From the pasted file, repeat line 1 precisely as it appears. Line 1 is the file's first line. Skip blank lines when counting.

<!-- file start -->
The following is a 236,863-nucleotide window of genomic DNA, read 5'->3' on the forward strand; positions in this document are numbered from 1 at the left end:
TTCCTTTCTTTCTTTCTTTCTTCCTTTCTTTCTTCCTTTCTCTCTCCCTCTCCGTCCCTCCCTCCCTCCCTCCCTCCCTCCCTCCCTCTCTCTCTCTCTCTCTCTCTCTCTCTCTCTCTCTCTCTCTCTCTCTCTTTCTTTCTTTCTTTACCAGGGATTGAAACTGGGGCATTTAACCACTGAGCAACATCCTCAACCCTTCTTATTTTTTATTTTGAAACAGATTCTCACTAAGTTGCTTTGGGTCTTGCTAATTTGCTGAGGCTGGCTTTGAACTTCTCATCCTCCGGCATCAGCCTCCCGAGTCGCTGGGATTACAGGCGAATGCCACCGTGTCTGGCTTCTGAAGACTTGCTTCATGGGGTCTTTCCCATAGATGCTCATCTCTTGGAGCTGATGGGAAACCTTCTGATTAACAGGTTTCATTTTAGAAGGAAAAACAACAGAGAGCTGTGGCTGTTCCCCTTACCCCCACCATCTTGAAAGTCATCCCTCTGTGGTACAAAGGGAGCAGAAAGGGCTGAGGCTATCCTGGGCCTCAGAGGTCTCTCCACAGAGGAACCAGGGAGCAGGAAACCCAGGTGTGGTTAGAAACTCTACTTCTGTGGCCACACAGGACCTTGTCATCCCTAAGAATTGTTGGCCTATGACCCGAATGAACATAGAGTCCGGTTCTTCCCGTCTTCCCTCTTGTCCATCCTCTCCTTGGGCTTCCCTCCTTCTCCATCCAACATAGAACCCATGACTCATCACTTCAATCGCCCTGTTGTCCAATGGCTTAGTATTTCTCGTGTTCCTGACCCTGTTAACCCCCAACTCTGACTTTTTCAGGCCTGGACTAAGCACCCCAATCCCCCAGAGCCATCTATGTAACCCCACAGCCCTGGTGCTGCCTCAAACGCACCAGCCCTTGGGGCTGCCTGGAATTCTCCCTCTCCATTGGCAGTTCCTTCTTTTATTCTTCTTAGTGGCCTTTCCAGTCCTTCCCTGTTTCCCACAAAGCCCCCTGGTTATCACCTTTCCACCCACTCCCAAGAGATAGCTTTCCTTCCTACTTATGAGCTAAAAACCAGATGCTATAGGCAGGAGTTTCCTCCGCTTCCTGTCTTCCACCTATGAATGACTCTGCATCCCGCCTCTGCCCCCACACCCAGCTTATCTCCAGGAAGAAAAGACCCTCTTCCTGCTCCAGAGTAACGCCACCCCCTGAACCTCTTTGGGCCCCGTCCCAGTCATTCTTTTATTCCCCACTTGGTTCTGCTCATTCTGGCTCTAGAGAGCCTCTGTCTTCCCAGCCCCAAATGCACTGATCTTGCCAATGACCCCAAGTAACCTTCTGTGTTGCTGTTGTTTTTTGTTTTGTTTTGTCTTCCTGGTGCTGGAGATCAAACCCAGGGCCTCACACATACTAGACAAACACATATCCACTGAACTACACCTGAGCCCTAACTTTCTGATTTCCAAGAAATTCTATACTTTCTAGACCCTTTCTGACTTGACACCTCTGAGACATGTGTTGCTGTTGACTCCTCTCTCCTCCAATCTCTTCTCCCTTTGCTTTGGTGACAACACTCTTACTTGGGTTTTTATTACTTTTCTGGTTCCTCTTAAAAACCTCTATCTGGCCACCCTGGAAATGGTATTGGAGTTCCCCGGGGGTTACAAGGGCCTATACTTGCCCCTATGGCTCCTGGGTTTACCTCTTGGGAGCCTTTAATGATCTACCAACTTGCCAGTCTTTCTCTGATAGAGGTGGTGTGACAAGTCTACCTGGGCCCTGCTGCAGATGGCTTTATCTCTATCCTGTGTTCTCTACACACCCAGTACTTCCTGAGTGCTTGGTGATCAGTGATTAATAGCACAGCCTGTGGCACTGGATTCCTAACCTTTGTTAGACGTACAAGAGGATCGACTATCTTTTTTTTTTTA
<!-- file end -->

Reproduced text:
The following is a 236,863-nucleotide window of genomic DNA, read 5'->3' on the forward strand; positions in this document are numbered from 1 at the left end: